2. Water Erosion: Fluvial erosion - Runoff or rivers or splach effect
  3. Wind Erosion: Small particles are lifted and transported to another region
Q:

what is LOESS?

example

A:

Is a type of fine-grained AEOLIAN or WIND BLOWN SEDIMENT that is rich in SILT and has 20% or less of clay and is usually very nutrient-rich and very suitable for agricultural land but is also very prompt to erosion.

Around 10% of global land is covered by loess or similar deposits. 

Examples: Patagonia _ Argentina

Q:

What are the main two types of weathering?
 Name 3 examples of each. 
 Name, if known, places/countries where they occur.

A:

There are two types of weathering: PHYSICAL and CHEMICAL. (biological weathering can be physical (roots) or chemical (root acid exudation). 

PHYSICAL: 

  1. Thermal expansion  (Occurs in deserts (Sahara) due to large variations in temperature between day and night >40ºC variation > Rock heats during day, at night it cracks due to sudden cooling)
  2. Frost disintegration ( Ice forms in the wedges of the rocks -> as water expands (greatest density at 4ºC) = the rock cracks > Occurs in areas where the temperature is always close to the freezing point- Examples: pick of mountains - Andes (over 5000 masl)
  3. Exfoliation: when overlaying materials are removed, the underlying rocks can expand causing fractures parallel to the surface.
  4. Biological Processes: Plant root mechanics. Plants grow on rocks and the roots create pressure on the rocks when they grow in the gaps > increasing the gaps •Example: Amazon Rainforest. Angkorwat, Cambodia (not really in the deserts -> need wet climate)
  5. Salt-crystal growth (haloclasty): Saline solutions flow into the cracks between the rocks, water evaporates and salt is left -> Salt crystals expand as they are heated -> exert pressure on confining rocks (similar to ice wedging) •Most (semi) arid environment _ coast UTah , Malta
  6. Wetting and drying (slacking) > rocks are mechanically disintegrated by the accumulation of successive layers of water molecules in between the mineral grains of a rock. Can be seen as physicochemical and are typical for sedimentary rocks with high content of clay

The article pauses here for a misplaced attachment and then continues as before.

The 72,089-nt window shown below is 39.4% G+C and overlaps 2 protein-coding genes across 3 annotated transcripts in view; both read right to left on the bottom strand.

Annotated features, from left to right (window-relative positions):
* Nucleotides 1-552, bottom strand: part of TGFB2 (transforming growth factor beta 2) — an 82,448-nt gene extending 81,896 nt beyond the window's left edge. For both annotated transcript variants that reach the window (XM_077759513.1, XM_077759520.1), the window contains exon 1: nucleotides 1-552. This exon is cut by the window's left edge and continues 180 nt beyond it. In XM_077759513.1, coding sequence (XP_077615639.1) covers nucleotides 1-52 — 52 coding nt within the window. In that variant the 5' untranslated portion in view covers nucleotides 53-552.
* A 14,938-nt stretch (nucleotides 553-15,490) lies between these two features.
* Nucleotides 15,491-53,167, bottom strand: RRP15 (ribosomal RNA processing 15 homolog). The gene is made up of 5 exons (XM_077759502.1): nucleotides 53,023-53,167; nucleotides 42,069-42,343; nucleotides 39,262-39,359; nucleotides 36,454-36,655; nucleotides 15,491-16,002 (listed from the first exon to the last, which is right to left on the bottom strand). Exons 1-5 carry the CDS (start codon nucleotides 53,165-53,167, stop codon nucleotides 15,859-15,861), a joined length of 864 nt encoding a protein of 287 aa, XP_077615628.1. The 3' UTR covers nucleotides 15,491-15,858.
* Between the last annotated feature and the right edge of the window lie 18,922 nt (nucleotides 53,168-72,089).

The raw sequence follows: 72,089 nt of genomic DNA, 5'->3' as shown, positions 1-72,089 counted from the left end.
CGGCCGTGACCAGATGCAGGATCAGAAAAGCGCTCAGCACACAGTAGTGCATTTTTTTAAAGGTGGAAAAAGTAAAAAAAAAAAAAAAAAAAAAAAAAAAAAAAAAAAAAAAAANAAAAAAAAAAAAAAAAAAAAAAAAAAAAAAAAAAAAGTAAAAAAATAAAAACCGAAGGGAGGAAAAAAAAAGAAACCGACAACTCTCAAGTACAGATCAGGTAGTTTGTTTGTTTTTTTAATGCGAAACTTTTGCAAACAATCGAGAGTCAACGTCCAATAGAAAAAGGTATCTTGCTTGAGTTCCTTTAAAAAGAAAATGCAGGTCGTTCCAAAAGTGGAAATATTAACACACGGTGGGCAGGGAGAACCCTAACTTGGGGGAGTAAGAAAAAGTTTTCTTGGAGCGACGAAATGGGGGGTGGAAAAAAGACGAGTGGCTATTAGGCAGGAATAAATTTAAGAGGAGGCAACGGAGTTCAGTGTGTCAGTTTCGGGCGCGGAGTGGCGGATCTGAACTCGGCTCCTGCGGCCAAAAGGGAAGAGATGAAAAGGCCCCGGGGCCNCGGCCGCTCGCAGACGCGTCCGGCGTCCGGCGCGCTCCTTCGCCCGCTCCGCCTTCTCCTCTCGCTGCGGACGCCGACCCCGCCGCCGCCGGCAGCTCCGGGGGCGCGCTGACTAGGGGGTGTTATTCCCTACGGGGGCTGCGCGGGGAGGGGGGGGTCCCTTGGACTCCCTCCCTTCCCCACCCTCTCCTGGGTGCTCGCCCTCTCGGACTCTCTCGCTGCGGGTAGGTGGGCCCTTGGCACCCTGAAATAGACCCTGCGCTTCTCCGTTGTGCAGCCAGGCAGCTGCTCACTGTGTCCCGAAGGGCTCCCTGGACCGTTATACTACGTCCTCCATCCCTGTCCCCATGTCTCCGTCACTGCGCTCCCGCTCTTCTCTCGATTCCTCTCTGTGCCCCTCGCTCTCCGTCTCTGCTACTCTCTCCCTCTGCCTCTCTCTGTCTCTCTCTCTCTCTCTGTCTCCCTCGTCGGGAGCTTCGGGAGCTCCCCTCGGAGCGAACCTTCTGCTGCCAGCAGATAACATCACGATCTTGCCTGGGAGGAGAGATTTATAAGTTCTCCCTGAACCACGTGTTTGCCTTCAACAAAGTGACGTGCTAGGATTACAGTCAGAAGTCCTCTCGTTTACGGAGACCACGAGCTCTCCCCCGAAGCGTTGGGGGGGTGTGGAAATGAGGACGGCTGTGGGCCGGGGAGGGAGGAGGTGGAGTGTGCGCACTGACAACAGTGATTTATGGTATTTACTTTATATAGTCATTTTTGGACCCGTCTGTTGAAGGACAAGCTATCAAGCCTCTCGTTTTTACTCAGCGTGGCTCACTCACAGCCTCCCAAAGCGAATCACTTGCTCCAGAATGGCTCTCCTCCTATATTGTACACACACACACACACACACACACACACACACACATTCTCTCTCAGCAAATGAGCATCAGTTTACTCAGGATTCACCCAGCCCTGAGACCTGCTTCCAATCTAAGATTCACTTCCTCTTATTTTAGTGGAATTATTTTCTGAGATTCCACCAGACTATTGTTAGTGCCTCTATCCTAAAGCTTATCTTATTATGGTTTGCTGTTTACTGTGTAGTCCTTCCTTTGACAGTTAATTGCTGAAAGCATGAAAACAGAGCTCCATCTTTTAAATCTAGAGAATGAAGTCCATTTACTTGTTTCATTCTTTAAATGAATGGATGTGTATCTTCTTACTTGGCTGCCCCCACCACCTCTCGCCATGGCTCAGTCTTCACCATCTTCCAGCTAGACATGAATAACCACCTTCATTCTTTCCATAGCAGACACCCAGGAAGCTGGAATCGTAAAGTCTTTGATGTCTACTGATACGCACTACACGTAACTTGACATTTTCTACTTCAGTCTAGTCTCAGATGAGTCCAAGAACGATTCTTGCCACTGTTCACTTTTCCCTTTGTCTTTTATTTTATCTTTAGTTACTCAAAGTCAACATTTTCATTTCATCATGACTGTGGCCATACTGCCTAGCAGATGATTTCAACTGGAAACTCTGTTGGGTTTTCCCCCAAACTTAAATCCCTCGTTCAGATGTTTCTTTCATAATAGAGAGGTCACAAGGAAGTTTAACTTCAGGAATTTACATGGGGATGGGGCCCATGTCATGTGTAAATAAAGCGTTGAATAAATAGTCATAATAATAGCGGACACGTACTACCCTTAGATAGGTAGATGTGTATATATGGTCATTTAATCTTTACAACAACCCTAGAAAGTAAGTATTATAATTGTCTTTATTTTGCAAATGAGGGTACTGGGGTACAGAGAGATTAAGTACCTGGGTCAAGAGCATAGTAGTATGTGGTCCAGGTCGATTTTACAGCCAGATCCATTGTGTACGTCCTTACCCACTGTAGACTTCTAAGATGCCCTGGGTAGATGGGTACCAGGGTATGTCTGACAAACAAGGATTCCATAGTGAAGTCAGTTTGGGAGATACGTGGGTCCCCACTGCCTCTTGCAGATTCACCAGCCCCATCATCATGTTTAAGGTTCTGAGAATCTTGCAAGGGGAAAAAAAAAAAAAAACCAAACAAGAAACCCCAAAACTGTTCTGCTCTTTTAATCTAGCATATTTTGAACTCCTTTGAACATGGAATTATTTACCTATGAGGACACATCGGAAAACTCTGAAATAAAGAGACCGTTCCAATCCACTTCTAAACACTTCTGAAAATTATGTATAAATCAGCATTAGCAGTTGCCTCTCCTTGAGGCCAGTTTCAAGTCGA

7. Hydraulic - when the motion of water against a rock surface produces mechanical weathering (rivers , waterfalls)


CHEMICAL:
  1. Dissolution (=solution) and Carbonation 
    •Water reacts with CO2 to create slightly acidic rainwater (Carbon acid) 
    •Real acid rain occurs when rainwater reacts with sulfur and nitrogen, originates from volcanoes or human fossil fuel burning
    •Rain dissolute the calcium carbonate in carbonate rocks (very alkaline) AND DOLOMITE ROCKS (limestone, dolomite, marble , chalk)
    •As acidity increases the dissolution will increase
    •Examples: Limestone areas in Laos or Vietnam (Karst landscapes)
  2. Hydration (physicochemical) 
    • Rigid attachment of H+ (protons) and OH-ions (hydroxide) to the atoms and molecules of minerals (electrostatic forces
    • Size of the mineral structure is increased, causing stress (weakness)
    • Example: Feldspar
  3. Hydrolysis 
    • Affect silicate minerals. Pure water ionizes slightly and reacts with silicate minerals. Most minerals are weathering that way.
  4. Oxidation and reduction :
    • Oxidation of a variety of metals occurs within the weathering environment. Very common is iron oxidation: Fe2+ Fe3+ + e
  5. Biological (chemical) processes 
•Root hair release chemical acid solutions which attack the rocks chemically 
•Some bacteria which are on the rocks which attack the rocks chemically  (change the chemical characteristics of rocks)


Q:

Describe how Karst landscapes evolve (which weathering process and rock types are characteristic?) 


A:

KARST landscapes are formed in areas  with soluble rocks like limestone predominate and where the overlying soil cover has been removed and the rock is then exposed to chemical weathering. Limestone is a sedimentary rock that has calcium carbonate that is subject to carbonation that is a chemical dissolution that happens when rain falls and picks up CO2 from the atmosphere forming carbonic acid. This carbonic acid combine with the calcium carbonate forming Calcium Bicarbonate that can dissolve in water. This dissolution of the bedrock creates sinkholes, caves (with stalagtites and stalagmites), sinking streams and other features of Karst landscapes.

Examples: Switzerland ( vallorbe Grottes) Vietnam (Ha Long Bay)

Q:

explain Hydration in rock weathering.

A:

Is a physicochemical process that involces the attachment of H+(proton) or HO (- ion) to mineral components increasing the structure and causing stress - weakness.  

Q:

explain Hydrolysis Chemical weathering 

A:

Hydrolysis Chemical weathering process affecting silicate minerals (SixOy). Pure water ionizes slightly and reacts with silicate minerals. Most minerals are weathering that way (more than 90% of the Earth’s crust are silicates; examples are olivine, pyroxene, amphibole, mica, clay minerals, quartz, and feldspars). Example Feldspar: 

KAlSi3O8 + H+ + OH- -> HAlSi3O8 + K+ + OH